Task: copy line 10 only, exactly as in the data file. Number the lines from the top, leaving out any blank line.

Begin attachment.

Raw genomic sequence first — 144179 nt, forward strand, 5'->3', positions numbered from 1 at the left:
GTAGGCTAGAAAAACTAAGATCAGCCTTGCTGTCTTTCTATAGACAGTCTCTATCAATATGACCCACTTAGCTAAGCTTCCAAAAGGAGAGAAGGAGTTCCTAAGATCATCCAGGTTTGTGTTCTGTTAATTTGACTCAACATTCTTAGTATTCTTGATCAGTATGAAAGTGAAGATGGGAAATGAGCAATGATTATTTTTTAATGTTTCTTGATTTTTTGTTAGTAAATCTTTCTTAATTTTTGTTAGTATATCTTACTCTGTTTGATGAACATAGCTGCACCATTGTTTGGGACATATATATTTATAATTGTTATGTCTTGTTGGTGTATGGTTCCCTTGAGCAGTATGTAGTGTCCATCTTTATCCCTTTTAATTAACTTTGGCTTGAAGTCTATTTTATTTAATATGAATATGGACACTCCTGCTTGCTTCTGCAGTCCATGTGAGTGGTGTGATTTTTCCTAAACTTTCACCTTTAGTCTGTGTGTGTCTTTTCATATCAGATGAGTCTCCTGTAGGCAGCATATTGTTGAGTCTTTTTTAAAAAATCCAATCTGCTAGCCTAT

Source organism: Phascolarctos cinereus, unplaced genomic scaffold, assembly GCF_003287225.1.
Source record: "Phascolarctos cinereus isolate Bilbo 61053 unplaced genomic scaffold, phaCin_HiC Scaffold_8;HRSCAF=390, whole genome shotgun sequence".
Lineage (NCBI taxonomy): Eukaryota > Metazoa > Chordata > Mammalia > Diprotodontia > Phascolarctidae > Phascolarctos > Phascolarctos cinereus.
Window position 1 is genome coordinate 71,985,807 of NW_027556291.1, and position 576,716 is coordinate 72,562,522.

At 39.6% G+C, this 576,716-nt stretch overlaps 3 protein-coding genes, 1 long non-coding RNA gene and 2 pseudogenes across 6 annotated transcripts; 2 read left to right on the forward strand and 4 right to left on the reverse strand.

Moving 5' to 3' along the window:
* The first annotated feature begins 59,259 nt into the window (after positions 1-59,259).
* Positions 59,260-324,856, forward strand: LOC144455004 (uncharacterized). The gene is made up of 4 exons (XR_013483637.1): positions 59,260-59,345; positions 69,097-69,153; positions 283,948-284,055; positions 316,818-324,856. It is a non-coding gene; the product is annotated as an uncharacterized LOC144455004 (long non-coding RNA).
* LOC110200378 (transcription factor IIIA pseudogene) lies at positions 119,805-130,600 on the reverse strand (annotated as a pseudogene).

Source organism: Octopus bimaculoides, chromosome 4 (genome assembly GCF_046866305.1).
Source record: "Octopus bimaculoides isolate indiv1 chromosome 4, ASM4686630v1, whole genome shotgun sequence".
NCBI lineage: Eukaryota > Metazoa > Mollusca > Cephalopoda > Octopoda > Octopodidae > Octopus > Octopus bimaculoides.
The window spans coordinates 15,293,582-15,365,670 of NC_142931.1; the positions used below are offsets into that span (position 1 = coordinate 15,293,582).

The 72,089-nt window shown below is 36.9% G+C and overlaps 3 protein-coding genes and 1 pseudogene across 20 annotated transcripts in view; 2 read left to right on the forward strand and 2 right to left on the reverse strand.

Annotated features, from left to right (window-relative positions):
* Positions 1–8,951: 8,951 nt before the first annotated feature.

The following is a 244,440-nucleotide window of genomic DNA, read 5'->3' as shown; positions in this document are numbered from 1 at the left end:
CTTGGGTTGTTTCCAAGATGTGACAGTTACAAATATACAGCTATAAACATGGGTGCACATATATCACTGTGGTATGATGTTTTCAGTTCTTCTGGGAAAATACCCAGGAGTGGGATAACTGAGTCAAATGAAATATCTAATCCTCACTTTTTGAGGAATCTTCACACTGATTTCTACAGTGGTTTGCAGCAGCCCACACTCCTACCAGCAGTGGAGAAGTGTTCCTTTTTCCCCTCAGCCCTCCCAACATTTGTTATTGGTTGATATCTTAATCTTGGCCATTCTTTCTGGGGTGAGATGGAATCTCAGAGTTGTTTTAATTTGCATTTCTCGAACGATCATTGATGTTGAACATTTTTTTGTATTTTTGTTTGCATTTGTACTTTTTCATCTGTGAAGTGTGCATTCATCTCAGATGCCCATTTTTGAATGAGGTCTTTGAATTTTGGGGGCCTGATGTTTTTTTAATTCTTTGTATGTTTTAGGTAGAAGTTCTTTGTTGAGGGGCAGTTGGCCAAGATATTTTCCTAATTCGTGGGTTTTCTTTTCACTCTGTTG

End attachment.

* Positions 59,260-324,856, forward strand: LOC144455004 (uncharacterized). The gene is made up of 4 exons (XR_013483637.1): positions 59,260-59,345; positions 69,097-69,153; positions 283,948-284,055; positions 316,818-324,856. It is a non-coding gene; the product is annotated as an uncharacterized LOC144455004 (long non-coding RNA).